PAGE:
Divorce is difficult. Couples seeking to dissolve their marriage will likely face some challenging and potentially divisive issues, such as child custody and support, alimony, and the division of marital property. Ideally, the parties will set aside their differences to address these important matters in an effort to move forward in their separate lives. Fortunately, Maryland family law governs many aspects of the process, affording the parties somewhat of a blueprint of what to expect as they proceed through their case. But how these laws apply to the unique circumstances of any one family law case is not easy to predict. If you are considering divorce, it is important to contact an experienced family law attorney who can assess your case and provide you with a well-crafted strategy designed to achieve the best settlement for your situation.
Maryland courts take very seriously any issue related to child custody and support. In a recent family law case, the father sought to modify child support in accordance with §12-104 of the state code. Here, the parties were married in 1995 and had two children. In 2004, the couple entered into an agreement that was incorporated into the Judgment of Absolute Divorce. The agreement set the father’s monthly child support payments at $2,199, based on the parties’ separate income. It also provided that the amount should be recalculated every two years thereafter. Apparently, the father failed to disclose that his income increased dramatically over the years. In 2011, the court ordered the father to pay the mother $13,263 per month in child support, as well as arrears and other reimbursements. The father did not appeal the order.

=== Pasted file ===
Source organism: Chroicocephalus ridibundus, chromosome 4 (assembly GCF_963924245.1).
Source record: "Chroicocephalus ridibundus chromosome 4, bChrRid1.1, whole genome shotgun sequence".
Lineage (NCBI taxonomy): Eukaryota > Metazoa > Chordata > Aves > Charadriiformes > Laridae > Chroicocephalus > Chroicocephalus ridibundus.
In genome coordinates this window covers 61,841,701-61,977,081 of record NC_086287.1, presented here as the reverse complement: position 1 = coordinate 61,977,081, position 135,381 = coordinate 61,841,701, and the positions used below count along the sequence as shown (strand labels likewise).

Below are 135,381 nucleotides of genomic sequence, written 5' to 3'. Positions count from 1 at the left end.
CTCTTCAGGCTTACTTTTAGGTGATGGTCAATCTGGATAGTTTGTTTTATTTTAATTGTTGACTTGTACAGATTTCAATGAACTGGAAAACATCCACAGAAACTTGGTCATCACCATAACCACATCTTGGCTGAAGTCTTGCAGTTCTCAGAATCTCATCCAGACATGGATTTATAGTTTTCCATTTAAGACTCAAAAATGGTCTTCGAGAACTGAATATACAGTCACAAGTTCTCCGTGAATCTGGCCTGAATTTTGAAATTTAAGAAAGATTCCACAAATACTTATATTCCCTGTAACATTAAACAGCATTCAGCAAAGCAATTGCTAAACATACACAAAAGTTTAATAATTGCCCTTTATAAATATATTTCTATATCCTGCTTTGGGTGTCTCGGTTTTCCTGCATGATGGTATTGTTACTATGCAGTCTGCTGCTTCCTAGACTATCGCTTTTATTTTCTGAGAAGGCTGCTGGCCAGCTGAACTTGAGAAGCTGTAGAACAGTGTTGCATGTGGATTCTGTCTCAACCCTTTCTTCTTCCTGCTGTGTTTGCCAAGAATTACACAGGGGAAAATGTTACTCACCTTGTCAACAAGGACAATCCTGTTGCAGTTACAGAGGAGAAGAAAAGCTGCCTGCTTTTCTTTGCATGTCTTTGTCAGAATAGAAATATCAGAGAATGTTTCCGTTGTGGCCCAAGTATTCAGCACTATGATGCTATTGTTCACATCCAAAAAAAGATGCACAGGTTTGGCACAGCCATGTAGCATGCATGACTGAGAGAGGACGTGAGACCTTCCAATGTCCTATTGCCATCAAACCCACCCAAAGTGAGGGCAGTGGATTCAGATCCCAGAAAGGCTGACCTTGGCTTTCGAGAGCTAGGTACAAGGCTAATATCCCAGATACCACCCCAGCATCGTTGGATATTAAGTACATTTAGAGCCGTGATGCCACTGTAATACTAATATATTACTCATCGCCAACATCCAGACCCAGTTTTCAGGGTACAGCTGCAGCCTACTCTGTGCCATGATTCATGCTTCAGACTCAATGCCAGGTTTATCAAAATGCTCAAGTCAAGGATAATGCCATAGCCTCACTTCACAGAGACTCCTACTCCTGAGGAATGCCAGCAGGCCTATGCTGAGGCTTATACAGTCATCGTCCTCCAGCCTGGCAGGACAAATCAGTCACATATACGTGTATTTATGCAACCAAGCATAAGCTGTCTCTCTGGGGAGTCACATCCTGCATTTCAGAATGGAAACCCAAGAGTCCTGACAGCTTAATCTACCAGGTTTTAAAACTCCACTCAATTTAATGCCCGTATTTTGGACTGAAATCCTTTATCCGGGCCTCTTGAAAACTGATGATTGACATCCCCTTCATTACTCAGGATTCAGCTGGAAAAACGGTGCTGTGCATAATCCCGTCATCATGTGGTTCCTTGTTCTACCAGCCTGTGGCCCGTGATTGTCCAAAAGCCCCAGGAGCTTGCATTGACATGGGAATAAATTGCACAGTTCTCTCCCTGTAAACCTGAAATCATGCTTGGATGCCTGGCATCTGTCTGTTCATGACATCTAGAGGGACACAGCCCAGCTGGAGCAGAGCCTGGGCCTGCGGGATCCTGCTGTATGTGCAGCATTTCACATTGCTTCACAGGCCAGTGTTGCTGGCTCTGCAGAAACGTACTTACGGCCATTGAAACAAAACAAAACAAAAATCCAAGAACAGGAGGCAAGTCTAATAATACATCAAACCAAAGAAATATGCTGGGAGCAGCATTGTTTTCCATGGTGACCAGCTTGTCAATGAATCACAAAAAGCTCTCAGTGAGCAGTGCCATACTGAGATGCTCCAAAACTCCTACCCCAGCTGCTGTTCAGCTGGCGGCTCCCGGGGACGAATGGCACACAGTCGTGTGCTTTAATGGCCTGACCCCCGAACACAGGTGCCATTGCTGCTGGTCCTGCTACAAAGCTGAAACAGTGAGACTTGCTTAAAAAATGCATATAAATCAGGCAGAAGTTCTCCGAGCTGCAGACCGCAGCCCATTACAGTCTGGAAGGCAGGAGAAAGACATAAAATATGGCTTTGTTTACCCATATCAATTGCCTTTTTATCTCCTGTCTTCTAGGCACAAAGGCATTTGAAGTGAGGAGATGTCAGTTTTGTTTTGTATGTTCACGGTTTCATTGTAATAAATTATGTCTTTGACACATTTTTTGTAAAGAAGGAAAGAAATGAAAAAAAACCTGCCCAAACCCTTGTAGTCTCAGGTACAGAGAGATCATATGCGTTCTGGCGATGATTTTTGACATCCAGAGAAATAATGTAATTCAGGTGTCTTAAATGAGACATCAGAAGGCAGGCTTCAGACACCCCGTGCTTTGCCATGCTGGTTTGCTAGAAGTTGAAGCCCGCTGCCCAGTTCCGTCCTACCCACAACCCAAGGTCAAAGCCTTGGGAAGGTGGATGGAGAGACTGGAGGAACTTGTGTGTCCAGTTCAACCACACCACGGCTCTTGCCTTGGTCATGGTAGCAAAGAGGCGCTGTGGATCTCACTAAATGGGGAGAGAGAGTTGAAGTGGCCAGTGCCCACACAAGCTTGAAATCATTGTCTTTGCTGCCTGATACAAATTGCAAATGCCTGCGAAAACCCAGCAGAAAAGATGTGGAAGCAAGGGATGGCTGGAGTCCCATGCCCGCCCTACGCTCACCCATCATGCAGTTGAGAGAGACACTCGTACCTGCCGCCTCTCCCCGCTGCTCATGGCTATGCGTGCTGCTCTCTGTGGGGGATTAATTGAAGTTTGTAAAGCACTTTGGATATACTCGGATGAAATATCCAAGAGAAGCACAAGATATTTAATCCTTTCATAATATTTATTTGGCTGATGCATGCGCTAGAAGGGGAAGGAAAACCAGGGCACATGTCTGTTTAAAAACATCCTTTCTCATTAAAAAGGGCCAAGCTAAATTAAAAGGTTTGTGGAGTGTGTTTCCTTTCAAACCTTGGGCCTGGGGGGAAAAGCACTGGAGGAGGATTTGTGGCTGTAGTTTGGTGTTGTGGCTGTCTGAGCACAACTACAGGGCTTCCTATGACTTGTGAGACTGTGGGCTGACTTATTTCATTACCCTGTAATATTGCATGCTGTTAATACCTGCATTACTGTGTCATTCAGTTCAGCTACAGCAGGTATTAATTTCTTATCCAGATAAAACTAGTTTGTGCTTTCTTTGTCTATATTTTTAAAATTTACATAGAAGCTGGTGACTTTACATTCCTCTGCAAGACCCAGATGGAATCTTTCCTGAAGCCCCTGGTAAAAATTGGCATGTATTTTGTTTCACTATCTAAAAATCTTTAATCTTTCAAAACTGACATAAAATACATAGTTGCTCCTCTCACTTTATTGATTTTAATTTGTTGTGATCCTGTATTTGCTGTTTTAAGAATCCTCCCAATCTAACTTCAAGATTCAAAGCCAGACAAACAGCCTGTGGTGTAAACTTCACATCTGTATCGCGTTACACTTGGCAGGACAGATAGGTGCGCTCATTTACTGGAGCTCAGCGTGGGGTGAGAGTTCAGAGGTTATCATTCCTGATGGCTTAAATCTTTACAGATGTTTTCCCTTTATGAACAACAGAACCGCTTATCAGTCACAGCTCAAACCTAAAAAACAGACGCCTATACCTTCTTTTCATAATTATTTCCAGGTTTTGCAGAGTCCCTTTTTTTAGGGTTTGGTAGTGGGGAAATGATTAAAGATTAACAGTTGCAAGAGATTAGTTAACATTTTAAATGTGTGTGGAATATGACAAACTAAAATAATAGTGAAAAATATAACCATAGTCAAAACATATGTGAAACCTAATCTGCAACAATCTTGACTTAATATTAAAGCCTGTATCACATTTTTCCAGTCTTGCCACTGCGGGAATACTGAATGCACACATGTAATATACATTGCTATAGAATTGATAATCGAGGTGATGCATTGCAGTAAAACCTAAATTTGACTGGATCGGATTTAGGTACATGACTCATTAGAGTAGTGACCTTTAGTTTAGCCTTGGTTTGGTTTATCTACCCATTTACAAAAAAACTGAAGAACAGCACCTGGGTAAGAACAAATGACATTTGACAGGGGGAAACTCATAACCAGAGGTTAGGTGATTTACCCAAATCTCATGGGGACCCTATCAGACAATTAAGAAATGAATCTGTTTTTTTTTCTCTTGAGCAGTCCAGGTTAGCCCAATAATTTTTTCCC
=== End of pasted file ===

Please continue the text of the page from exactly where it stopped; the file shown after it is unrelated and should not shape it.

But in 2012, the father filed a complaint seeking to modify child support, arguing that there had been a material change in circumstances because his income decreased by 25%. The dispute concerns the treatment of the father’s receipt in 2012 of $396,164.24 deferred compensation for child support purposes. According to the court, if it were not considered income, the father would be entitled to a modification of child support. If it is included in income, he would not. The court denied his request, concluding that the father failed to bring sufficient proof from which the court could determine what portion of the amount was a gain on the original deferred income. The father appealed, arguing that he met his burden of proving that he sustained a 25% decrease in income. He specifically argued that his deferred income, which was attributed to a parent in the years it was earned for the purpose of calculating child support, should not be counted a second time.